From the day I entered elementary school, I was dreaming about being a teenager in high school. High School Musical and Hannah Montana made me believe that high school was all about driving to cool places, spending weekends with friends at the beach and living a fun, carefree life. Here’s the problem: gas is expensive, I don’t live near a beach and I care too much to be carefree. When I finally entered freshman year, my magical high school dream came to a sudden halt. It felt as though I went from a fun, bubbly kid to a self-conscious teen within seconds. The girls had nicer hair, they were thinner, they wore makeup and then there was me- a kid. Within a decent amount of time, I made a group of friends and things started looking better (still no High School Musical though, where was all the lunchtime singing?).
Still no High School Musical though, where was all the lunchtime singing?
My AP Government teacher suggested I should join a club. A cute senior dragged me into speech and debate, and of course I agreed to join. Cute senior, remember? I went to the meetings and sat in the back thinking “oh god what do I do?” I thought the kids there were weird. The “speech” kids (students that focus on the speech events including dramatic interpretation) were loud and the debaters were scary. The cute senior told me to pick an event at random and try it out. I went to a tournament. I lost. I got last place. But wait! Losing was what drove me to keep going— I had something to prove, not only to the cute senior but also to myself. I was awkward, soft-spoken and shy at first, but once I found myself in the community, my voice spoke for itself and I made new friends that I have stayed with through high school. I tried other clubs including cross country, but I hated running; gastronomy, but I didn’t know the difference between a zucchini and a cucumber; and even club volleyball until I got hit in the face. The one thing I knew I could do was speak. Classes got harder and kids got ruder as the year progressed. Upperclassmen told me that I was just a freshman, hang in there, things change. Things didn’t change. I changed my perspective and that made a world of a difference.
I changed my perspective and that made a world of a difference.
Sophomore year hit me before I could even comprehend that freshman year was over. Days became shorter, classes got longer and sleep became ever so much more valuable. I made the questionable decision to take 6 advanced placement classes. I quickly learned that stress was a thing. I chose the AP route because of this mysterious college application thing I figured I would one day have to do. I spent my days flustered over what I had to accomplish, yet typically achieving next to nothing. Had I simply sat myself down and made a list of all the things that need to be done, how they would be done, and when I needed to finish them, I likely would not have been a stressed mess. But hey, at least I was well dressed. Disorganization was my worst enemy, but laziness became my best friend.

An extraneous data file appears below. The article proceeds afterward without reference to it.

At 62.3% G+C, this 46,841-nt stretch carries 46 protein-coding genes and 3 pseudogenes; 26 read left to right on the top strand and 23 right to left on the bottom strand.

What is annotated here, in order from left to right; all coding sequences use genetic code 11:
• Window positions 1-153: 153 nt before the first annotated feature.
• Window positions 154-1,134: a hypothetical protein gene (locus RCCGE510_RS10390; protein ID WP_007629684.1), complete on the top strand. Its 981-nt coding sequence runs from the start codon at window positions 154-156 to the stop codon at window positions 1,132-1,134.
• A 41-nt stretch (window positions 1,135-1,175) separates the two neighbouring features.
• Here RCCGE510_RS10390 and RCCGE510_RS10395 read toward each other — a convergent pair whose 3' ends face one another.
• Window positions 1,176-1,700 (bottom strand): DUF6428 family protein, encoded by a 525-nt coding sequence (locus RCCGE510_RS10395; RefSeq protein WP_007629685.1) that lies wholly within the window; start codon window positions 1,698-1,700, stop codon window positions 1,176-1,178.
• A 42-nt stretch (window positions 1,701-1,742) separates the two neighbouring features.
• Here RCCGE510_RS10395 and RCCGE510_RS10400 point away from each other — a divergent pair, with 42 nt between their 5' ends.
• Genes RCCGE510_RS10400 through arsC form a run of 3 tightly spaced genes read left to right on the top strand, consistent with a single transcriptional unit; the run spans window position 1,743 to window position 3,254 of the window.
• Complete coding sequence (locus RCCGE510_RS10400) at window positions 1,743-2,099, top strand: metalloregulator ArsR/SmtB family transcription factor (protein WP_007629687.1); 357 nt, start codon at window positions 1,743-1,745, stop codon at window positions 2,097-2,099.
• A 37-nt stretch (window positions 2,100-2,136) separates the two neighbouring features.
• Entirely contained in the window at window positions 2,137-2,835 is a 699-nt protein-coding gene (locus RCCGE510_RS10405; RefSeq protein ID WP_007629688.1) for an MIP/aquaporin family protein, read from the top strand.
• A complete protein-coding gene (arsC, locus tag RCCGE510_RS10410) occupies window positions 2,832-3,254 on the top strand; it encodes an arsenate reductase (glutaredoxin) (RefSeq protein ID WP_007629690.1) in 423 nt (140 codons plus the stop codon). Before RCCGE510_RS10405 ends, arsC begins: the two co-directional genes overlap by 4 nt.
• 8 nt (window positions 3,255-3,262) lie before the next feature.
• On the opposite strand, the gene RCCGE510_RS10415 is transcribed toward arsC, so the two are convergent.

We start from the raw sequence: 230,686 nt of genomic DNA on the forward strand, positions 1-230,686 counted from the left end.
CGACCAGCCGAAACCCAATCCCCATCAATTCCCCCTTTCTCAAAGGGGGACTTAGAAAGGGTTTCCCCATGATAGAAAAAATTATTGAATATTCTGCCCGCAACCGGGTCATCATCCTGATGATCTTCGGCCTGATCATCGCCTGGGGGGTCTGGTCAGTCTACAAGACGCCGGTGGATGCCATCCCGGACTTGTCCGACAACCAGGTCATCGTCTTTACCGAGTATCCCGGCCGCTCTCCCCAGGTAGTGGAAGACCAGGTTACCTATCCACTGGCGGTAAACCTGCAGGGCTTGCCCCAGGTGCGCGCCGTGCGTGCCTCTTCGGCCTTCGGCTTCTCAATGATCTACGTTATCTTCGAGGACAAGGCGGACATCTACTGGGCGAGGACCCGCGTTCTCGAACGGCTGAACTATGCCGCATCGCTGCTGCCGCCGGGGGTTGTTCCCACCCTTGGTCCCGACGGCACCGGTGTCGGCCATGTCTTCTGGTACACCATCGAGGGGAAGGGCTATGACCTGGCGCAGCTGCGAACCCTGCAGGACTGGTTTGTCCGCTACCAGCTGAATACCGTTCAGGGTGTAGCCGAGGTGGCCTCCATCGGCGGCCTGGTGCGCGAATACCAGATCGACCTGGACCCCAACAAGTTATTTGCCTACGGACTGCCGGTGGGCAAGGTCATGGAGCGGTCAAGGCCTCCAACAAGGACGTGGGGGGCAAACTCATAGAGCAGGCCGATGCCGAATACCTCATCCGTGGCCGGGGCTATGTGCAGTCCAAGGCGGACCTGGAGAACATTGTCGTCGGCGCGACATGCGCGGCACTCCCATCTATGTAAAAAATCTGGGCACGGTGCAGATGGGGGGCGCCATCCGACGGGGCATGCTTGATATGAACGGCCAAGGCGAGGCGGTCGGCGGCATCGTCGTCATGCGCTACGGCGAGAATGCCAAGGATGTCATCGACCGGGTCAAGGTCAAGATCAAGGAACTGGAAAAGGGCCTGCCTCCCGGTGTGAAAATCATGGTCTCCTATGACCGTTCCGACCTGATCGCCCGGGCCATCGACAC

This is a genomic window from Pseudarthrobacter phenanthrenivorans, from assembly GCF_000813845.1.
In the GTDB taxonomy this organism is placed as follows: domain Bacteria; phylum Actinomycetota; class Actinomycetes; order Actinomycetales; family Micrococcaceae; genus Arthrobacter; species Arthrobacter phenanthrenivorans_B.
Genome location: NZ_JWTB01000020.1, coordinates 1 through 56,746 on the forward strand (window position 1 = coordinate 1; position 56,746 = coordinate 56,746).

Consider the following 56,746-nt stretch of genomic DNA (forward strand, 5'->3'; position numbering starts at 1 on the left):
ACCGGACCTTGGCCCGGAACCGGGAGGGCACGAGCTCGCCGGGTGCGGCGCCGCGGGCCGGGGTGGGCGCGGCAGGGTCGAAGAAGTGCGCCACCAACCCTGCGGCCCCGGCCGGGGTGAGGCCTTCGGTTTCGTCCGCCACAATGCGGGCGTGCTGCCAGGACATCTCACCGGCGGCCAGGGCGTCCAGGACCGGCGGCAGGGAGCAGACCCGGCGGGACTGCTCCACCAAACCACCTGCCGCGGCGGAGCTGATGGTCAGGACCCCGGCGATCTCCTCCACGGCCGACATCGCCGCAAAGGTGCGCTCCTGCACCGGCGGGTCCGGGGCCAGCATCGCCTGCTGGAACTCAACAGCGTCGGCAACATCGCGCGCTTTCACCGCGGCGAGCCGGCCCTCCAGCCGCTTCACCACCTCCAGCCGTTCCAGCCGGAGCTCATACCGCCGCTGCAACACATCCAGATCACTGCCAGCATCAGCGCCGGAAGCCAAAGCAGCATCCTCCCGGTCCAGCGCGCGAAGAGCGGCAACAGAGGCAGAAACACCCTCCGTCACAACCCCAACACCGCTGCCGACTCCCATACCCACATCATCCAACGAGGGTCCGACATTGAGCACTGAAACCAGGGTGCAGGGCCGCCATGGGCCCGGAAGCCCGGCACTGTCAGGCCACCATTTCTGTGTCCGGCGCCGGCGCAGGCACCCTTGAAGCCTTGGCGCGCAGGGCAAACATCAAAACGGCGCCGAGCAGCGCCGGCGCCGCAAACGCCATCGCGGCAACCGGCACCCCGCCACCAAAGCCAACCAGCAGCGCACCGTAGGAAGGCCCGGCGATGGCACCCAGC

Junior year was by far the most difficult. However I learned more than I thought I possibly could, both about myself and the world. The ACT and SAT were creeping up on me and I still had no idea what they were good for. I had another absurd number of AP classes, proving the theory that we forget pain after it’s gone. I even played 2 competitive sports, but none of that mattered, I felt more alone than ever. I put my grocery-list of activities ahead of my friends. If I could go back and change one thing, it’s sacrificing my friends for an impressive resume for a college application. The best moments from high school that I have made so far are the ones that involved my friends, even prom which was a whole new level of awkward (story for another time).
Take away? Here’s a quick list of tips, tricks and advice for all Metiza Girls headed to high school
Join a club and get involved with your school. It’s what everyone says, yet ironically it’s true. It helps you meet new people and connect with your school in a way that you’ll get to tell your kids about. You find your tribe, and that’s priceless.
1. Don’t gossip. I cannot stress this enough, rumors fly.
2. Manage your load in a way that you know you can handle. Don’t try to get one hundred things done in an hour.
3. Don’t be afraid to ask for help. If there is something you’re struggling with, you’re not alone and there is someone that will know how to help you.
4. Get a planner and USE IT. This helps you remember what’s on your mental to do list.
5. Make time for yourself. I used to neglect my needs because I thought I had something more important to do but frankly, you should always be in your list of priorities.
6. I complained about high school through every part. High school is a hard time in everyone’s life, but it’s what we make it. In the words of Hannah Montana, “life’s what you make it so let’s make it right.”
7. Wake up with a smile, knowing you can make a difference both within yourself and within your community.
Cover image via seventeen.com.